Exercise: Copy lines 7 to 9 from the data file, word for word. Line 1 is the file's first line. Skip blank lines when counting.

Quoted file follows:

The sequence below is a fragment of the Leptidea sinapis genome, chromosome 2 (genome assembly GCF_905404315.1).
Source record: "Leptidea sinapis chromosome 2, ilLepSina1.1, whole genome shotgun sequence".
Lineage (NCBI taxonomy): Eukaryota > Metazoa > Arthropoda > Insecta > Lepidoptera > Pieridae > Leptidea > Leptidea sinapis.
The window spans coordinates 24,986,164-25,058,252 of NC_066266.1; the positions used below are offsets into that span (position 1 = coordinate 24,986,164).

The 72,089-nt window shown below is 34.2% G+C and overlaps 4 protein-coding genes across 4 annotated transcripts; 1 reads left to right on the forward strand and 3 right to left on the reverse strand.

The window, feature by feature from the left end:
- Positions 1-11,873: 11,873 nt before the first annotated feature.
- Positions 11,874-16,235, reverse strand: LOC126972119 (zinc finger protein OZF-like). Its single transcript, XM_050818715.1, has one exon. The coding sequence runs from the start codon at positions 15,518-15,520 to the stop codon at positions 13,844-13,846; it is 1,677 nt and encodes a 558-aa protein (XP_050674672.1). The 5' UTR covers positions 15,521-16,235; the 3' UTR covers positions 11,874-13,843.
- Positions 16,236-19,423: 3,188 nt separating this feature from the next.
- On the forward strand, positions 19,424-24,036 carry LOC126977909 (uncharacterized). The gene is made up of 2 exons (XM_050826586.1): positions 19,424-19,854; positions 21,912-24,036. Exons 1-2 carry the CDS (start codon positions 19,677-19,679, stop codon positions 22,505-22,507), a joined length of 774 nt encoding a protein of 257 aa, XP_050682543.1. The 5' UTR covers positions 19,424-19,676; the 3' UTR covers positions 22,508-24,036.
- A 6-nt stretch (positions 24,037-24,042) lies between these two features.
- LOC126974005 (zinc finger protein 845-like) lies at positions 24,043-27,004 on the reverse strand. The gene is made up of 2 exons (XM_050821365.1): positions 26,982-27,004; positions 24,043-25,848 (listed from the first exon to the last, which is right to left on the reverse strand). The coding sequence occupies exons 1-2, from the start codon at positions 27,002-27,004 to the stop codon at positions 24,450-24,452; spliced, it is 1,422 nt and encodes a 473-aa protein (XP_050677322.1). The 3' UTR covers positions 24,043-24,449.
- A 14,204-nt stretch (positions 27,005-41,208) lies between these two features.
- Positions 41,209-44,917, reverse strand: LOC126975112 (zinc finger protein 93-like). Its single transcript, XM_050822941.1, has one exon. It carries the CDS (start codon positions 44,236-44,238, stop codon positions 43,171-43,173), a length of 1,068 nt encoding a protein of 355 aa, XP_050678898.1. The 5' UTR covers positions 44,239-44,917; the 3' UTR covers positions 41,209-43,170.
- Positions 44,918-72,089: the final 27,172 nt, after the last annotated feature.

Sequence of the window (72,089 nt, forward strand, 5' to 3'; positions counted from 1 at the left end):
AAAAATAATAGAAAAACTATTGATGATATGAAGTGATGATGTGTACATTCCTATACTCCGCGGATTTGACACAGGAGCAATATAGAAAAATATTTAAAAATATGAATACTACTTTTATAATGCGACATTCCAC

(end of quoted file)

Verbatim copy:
- Positions 1-11,873: 11,873 nt before the first annotated feature.
- Positions 11,874-16,235, reverse strand: LOC126972119 (zinc finger protein OZF-like). Its single transcript, XM_050818715.1, has one exon. The coding sequence runs from the start codon at positions 15,518-15,520 to the stop codon at positions 13,844-13,846; it is 1,677 nt and encodes a 558-aa protein (XP_050674672.1). The 5' UTR covers positions 15,521-16,235; the 3' UTR covers positions 11,874-13,843.
- Positions 16,236-19,423: 3,188 nt separating this feature from the next.